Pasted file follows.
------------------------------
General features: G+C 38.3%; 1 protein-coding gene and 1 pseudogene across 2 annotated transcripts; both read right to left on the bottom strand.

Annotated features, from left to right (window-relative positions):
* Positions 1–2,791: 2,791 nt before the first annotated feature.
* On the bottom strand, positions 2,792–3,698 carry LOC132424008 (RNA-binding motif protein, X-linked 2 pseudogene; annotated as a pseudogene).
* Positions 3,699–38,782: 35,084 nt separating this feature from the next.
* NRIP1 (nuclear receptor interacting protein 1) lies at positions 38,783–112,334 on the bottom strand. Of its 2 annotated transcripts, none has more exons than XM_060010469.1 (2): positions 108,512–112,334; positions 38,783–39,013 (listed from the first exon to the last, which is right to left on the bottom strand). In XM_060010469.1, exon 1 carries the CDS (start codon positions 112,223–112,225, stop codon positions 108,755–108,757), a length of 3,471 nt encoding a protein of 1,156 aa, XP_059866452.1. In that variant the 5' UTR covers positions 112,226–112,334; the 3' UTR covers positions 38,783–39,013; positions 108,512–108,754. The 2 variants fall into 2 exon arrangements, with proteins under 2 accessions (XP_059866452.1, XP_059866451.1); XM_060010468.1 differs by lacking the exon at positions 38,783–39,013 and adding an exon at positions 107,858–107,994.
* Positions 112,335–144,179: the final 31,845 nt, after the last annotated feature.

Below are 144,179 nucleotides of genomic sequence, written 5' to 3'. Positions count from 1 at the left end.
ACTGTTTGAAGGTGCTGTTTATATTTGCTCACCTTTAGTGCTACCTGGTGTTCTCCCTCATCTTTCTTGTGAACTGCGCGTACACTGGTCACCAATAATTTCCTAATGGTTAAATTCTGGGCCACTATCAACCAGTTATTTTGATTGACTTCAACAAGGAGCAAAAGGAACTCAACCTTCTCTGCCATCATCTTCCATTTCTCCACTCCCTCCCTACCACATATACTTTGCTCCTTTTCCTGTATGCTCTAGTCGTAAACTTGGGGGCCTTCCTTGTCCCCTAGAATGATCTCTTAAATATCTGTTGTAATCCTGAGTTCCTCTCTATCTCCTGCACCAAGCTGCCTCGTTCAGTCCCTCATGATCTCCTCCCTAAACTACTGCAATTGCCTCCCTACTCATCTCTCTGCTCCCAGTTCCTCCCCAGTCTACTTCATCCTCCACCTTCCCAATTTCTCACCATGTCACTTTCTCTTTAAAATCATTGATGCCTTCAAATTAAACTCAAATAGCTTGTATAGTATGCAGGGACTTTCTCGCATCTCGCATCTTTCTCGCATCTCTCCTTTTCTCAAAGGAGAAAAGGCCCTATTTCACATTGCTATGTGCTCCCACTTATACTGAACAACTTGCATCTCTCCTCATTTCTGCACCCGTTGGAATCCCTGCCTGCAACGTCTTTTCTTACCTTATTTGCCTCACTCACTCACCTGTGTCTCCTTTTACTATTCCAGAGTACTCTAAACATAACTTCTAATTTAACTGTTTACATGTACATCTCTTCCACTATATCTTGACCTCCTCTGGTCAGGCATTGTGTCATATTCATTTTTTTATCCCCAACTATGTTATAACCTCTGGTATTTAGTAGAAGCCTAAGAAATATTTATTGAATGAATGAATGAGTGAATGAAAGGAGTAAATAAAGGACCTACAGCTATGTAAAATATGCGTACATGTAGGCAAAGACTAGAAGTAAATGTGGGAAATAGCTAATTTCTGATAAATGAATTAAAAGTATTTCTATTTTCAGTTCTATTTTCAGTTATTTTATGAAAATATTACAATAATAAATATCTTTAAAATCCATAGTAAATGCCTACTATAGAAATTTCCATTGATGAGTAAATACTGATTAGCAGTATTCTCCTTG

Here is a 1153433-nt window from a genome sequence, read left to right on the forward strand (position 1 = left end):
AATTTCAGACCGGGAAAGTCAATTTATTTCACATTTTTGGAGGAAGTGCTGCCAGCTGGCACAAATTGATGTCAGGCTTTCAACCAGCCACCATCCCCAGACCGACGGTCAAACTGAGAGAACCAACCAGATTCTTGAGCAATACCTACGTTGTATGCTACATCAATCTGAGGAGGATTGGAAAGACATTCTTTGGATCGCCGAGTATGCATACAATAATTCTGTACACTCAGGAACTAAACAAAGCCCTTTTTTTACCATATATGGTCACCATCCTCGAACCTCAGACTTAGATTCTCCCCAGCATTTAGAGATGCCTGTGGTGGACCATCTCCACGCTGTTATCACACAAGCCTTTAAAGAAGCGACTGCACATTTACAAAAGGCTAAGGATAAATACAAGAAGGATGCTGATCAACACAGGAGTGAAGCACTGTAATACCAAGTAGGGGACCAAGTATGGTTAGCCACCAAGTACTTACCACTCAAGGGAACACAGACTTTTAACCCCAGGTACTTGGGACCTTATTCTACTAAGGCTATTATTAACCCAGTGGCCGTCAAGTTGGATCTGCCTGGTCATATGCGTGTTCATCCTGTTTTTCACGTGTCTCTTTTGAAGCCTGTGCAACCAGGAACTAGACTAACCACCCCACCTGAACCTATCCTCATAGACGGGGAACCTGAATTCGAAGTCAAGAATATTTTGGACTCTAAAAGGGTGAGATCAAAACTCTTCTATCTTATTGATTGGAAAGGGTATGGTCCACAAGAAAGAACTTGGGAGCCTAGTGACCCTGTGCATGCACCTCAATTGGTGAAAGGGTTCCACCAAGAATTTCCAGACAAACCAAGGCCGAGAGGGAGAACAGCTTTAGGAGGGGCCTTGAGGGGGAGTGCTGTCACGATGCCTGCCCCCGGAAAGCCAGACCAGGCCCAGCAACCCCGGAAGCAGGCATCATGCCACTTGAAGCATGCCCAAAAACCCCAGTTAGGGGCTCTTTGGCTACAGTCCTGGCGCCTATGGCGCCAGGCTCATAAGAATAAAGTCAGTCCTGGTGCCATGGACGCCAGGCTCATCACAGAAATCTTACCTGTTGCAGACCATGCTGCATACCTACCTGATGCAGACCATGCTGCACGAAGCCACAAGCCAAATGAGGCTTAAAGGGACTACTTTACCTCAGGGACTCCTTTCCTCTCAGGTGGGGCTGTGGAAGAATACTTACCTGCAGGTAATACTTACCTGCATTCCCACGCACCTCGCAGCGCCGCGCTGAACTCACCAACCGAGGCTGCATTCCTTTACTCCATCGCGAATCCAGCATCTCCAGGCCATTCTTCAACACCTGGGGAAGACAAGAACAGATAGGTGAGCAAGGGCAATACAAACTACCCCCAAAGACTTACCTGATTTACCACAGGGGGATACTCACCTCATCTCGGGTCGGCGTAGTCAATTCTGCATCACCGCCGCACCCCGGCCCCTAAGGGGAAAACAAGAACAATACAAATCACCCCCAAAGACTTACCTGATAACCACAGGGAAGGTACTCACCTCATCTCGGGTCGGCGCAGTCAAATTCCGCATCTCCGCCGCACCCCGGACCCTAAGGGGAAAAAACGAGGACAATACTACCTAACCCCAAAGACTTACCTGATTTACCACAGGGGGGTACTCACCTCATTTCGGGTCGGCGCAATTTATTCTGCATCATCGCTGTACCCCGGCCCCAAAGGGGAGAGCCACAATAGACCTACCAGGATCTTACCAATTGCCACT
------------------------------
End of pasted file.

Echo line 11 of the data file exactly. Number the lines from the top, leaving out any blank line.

AATTTCAGACCGGGAAAGTCAATTTATTTCACATTTTTGGAGGAAGTGCTGCCAGCTGGCACAAATTGATGTCAGGCTTTCAACCAGCCACCATCCCCAGACCGACGGTCAAACTGAGAGAACCAACCAGATTCTTGAGCAATACCTACGTTGTATGCTACATCAATCTGAGGAGGATTGGAAAGACATTCTTTGGATCGCCGAGTATGCATACAATAATTCTGTACACTCAGGAACTAAACAAAGCCCTTTTTTTACCATATATGGTCACCATCCTCGAACCTCAGACTTAGATTCTCCCCAGCATTTAGAGATGCCTGTGGTGGACCATCTCCACGCTGTTATCACACAAGCCTTTAAAGAAGCGACTGCACATTTACAAAAGGCTAAGGATAAATACAAGAAGGATGCTGATCAACACAGGAGTGAAGCACTGTAATACCAAGTAGGGGACCAAGTATGGTTAGCCACCAAGTACTTACCACTCAAGGGAACACAGACTTTTAACCCCAGGTACTTGGGACCTTATTCTACTAAGGCTATTATTAACCCAGTGGCCGTCAAGTTGGATCTGCCTGGTCATATGCGTGTTCATCCTGTTTTTCACGTGTCTCTTTTGAAGCCTGTGCAACCAGGAACTAGACTAACCACCCCACCTGAACCTATCCTCATAGACGGGGAACCTGAATTCGAAGTCAAGAATATTTTGGACTCTAAAAGGGTGAGATCAAAACTCTTCTATCTTATTGATTGGAAAGGGTATGGTCCACAAGAAAGAACTTGGGAGCCTAGTGACCCTGTGCATGCACCTCAATTGGTGAAAGGGTTCCACCAAGAATTTCCAGACAAACCAAGGCCGAGAGGGAGAACAGCTTTAGGAGGGGCCTTGAGGGGGAGTGCTGTCACGATGCCTGCCCCCGGAAAGCCAGACCAGGCCCAGCAACCCCGGAAGCAGGCATCATGCCACTTGAAGCATGCCCAAAAACCCCAGTTAGGGGCTCTTTGGCTACAGTCCTGGCGCCTATGGCGCCAGGCTCATAAGAATAAAGTCAGTCCTGGTGCCATGGACGCCAGGCTCATCACAGAAATCTTACCTGTTGCAGACCATGCTGCATACCTACCTGATGCAGACCATGCTGCACGAAGCCACAAGCCAAATGAGGCTTAAAGGGACTACTTTACCTCAGGGACTCCTTTCCTCTCAGGTGGGGCTGTGGAAGAATACTTACCTGCAGGTAATACTTACCTGCATTCCCACGCACCTCGCAGCGCCGCGCTGAACTCACCAACCGAGGCTGCATTCCTTTACTCCATCGCGAATCCAGCATCTCCAGGCCATTCTTCAACACCTGGGGAAGACAAGAACAGATAGGTGAGCAAGGGCAATACAAACTACCCCCAAAGACTTACCTGATTTACCACAGGGGGATACTCACCTCATCTCGGGTCGGCGTAGTCAATTCTGCATCACCGCCGCACCCCGGCCCCTAAGGGGAAAACAAGAACAATACAAATCACCCCCAAAGACTTACCTGATAACCACAGGGAAGGTACTCACCTCATCTCGGGTCGGCGCAGTCAAATTCCGCATCTCCGCCGCACCCCGGACCCTAAGGGGAAAAAACGAGGACAATACTACCTAACCCCAAAGACTTACCTGATTTACCACAGGGGGGTACTCACCTCATTTCGGGTCGGCGCAATTTATTCTGCATCATCGCTGTACCCCGGCCCCAAAGGGGAGAGCCACAATAGACCTACCAGGATCTTACCAATTGCCACT